On Monday, 20th September, the Supreme Court gave a consumer tribunal order to production house Yash Raj Films. They were directed to pay Rs. 15,000 to a teacher in Maharashtra. This person felt cheated because the song ‘Jabra Fan’ from Shah Rukh Khan starrer Fan was edited out of the film. The bench questioned Yash raj Films about its decision to market the movie with the song but not include it in the film. The Supreme Court said to Yash Raj Films, “The problem is that you (Yash Raj films) show something in the trailer which is not there in the movie. When the trailer is released, it is part of the movie. Why were you marketing your movie with the song when you knew it was meant to be only for promotion?”
A bench of Justices Hemant Gupta and V Ramasubramanium issued notices. Notices were issued to both the Central Board of Film Certification and the complainant. The name of the person who complained was Afreen Fatima Zaidi. She had complained in 2016 that she, along with her family had gone to watch the movie Fan. She did so especially on hearing the song ‘Jabra Fan’. However, they felt cheated when they did not find the track anywhere in the movie. As a result, the complainant approached the concerned District Forum by way of a consumer complaint which sought compensation. At first, the district consumer redressal forum rejected her complaint. But in 2017, the state commission ordered Yash Raj Films to pay Rs. 10,000 along with the litigation cost of Rs. 5000 to Fatima Zaidi. The production house further challenged the decision in National Consumer Disputes Redressal Commission.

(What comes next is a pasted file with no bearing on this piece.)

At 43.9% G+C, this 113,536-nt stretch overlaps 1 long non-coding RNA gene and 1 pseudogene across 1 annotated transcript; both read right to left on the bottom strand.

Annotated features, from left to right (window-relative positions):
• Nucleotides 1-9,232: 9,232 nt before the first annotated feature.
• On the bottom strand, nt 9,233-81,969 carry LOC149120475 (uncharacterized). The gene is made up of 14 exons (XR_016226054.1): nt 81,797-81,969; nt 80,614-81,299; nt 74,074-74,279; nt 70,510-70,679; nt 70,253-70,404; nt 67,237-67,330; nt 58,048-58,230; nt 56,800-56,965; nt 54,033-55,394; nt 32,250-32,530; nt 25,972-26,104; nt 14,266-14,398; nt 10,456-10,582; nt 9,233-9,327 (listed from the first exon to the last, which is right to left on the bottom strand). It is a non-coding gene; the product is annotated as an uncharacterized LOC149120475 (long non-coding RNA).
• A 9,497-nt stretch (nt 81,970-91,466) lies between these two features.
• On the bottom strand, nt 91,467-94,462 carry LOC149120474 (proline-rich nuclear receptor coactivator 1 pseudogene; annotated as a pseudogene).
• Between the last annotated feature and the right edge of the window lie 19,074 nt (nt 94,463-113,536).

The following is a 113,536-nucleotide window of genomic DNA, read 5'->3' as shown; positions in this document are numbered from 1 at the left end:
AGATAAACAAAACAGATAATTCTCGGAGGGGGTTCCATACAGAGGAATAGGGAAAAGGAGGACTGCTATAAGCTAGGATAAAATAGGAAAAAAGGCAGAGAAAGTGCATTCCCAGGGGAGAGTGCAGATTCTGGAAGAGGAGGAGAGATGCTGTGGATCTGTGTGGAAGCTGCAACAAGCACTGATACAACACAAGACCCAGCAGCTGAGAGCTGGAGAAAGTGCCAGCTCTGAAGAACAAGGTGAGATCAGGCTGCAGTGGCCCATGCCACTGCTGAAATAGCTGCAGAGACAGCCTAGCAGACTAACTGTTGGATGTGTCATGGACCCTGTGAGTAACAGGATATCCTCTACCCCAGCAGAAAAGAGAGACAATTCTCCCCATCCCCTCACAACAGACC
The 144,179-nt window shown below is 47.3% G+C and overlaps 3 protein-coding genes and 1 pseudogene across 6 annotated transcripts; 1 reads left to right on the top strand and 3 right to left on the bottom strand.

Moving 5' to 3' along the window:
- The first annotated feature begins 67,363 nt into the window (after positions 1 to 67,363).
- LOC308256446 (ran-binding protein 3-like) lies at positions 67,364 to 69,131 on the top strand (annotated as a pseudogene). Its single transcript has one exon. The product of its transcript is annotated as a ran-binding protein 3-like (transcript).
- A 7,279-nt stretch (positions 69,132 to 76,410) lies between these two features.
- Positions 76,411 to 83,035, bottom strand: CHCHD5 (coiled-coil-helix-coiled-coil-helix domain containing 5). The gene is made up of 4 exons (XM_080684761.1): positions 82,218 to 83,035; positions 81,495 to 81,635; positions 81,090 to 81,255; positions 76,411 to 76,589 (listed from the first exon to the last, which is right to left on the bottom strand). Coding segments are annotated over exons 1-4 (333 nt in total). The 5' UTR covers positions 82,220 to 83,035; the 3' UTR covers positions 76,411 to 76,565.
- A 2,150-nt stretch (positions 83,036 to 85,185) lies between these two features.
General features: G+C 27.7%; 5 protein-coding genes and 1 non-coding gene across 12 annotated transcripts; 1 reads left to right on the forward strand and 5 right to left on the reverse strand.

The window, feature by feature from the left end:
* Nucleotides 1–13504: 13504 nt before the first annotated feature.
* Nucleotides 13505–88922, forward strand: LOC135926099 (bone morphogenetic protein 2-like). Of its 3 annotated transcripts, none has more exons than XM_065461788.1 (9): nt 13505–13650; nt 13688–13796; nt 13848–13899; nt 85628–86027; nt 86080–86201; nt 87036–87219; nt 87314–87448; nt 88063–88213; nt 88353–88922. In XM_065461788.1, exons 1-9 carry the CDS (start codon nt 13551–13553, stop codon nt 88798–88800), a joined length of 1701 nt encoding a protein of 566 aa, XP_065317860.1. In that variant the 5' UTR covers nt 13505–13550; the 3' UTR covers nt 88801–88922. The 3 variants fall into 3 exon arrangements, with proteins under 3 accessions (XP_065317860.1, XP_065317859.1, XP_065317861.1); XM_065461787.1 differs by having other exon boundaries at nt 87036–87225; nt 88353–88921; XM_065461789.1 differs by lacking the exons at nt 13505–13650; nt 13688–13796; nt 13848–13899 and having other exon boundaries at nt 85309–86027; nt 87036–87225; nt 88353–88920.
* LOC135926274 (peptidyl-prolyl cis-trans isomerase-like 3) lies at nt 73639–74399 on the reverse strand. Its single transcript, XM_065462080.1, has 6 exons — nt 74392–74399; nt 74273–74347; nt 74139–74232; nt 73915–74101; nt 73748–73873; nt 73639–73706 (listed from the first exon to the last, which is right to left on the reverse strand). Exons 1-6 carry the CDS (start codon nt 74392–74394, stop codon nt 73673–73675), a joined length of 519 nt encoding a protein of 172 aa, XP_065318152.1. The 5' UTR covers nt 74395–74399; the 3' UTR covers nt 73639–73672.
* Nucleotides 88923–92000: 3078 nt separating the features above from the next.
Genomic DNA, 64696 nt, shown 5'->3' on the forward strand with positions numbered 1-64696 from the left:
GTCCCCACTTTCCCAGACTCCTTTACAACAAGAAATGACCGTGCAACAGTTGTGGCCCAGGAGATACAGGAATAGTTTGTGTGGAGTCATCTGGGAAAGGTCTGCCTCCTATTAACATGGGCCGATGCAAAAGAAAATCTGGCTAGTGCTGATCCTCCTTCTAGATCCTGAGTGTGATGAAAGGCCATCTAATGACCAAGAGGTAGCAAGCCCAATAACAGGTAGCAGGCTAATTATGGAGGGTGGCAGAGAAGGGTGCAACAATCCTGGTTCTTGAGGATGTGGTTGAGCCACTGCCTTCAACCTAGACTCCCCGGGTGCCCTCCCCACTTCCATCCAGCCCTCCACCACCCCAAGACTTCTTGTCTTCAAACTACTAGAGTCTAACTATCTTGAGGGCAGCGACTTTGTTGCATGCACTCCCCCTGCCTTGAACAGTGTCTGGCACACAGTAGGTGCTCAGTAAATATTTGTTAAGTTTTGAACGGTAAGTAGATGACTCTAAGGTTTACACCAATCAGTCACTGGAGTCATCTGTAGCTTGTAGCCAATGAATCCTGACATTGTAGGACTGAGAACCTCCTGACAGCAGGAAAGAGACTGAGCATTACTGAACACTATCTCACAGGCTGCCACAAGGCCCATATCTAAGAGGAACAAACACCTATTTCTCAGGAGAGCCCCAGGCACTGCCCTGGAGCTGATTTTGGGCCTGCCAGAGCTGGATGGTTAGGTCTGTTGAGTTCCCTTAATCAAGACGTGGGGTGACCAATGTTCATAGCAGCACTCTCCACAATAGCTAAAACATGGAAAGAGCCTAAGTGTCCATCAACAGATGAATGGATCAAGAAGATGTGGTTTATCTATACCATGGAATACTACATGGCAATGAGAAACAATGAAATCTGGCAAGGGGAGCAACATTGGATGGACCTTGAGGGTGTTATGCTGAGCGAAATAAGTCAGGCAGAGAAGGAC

In the meantime, Yash Raj Films has stated that Jabra Fan was shown on TV channels for promotional purposes and the same was disclosed to the audience in the times of press interviews. The advocate representing Yash Raj films was Naomi Chandra. During the Supreme Court hearing, she stated that it was common practice in the industry to use songs in trailers. It does not make it mandatory to be featured in the films themselves. To this, the Supreme Court replied, “If there is a common practice in the industry, that does not mean that the practice should continue.” The report also states that the court observed another thing. The question that was to be decided is if a film owner can be said to be a service provider. It was because the movie ticket was a contract between the cinema hall owner and the person who buys it.